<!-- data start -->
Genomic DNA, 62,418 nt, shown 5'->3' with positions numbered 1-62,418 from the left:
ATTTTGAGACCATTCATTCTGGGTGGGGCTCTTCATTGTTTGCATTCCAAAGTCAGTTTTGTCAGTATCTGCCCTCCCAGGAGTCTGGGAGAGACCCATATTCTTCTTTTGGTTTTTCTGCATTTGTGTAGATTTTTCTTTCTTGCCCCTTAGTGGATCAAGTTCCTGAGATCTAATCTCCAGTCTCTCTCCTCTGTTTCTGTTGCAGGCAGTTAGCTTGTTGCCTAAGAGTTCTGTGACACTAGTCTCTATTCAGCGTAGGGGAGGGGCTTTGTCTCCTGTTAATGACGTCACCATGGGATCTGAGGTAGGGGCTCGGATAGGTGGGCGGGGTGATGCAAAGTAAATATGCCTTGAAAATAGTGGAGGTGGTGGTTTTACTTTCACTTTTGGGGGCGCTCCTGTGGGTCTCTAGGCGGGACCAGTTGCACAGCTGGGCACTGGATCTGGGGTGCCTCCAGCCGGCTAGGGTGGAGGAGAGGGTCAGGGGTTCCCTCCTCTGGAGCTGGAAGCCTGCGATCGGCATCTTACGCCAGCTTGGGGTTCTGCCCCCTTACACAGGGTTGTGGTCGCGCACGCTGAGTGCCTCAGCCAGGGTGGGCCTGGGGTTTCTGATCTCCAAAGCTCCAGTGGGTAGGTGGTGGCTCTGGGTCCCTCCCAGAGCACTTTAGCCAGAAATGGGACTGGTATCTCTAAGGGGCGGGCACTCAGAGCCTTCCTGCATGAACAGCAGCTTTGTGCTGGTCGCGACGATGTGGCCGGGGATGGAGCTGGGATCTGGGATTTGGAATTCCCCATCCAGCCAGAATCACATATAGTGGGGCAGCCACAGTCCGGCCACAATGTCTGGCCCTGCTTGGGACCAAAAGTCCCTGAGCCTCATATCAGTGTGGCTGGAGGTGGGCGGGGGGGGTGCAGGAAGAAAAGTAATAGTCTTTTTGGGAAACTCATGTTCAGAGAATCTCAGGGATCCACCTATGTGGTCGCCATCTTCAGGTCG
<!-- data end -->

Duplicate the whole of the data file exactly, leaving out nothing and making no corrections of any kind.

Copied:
Genomic DNA, 62,418 nt, shown 5'->3' with positions numbered 1-62,418 from the left:
ATTTTGAGACCATTCATTCTGGGTGGGGCTCTTCATTGTTTGCATTCCAAAGTCAGTTTTGTCAGTATCTGCCCTCCCAGGAGTCTGGGAGAGACCCATATTCTTCTTTTGGTTTTTCTGCATTTGTGTAGATTTTTCTTTCTTGCCCCTTAGTGGATCAAGTTCCTGAGATCTAATCTCCAGTCTCTCTCCTCTGTTTCTGTTGCAGGCAGTTAGCTTGTTGCCTAAGAGTTCTGTGACACTAGTCTCTATTCAGCGTAGGGGAGGGGCTTTGTCTCCTGTTAATGACGTCACCATGGGATCTGAGGTAGGGGCTCGGATAGGTGGGCGGGGTGATGCAAAGTAAATATGCCTTGAAAATAGTGGAGGTGGTGGTTTTACTTTCACTTTTGGGGGCGCTCCTGTGGGTCTCTAGGCGGGACCAGTTGCACAGCTGGGCACTGGATCTGGGGTGCCTCCAGCCGGCTAGGGTGGAGGAGAGGGTCAGGGGTTCCCTCCTCTGGAGCTGGAAGCCTGCGATCGGCATCTTACGCCAGCTTGGGGTTCTGCCCCCTTACACAGGGTTGTGGTCGCGCACGCTGAGTGCCTCAGCCAGGGTGGGCCTGGGGTTTCTGATCTCCAAAGCTCCAGTGGGTAGGTGGTGGCTCTGGGTCCCTCCCAGAGCACTTTAGCCAGAAATGGGACTGGTATCTCTAAGGGGCGGGCACTCAGAGCCTTCCTGCATGAACAGCAGCTTTGTGCTGGTCGCGACGATGTGGCCGGGGATGGAGCTGGGATCTGGGATTTGGAATTCCCCATCCAGCCAGAATCACATATAGTGGGGCAGCCACAGTCCGGCCACAATGTCTGGCCCTGCTTGGGACCAAAAGTCCCTGAGCCTCATATCAGTGTGGCTGGAGGTGGGCGGGGGGGGTGCAGGAAGAAAAGTAATAGTCTTTTTGGGAAACTCATGTTCAGAGAATCTCAGGGATCCACCTATGTGGTCGCCATCTTCAGGTCG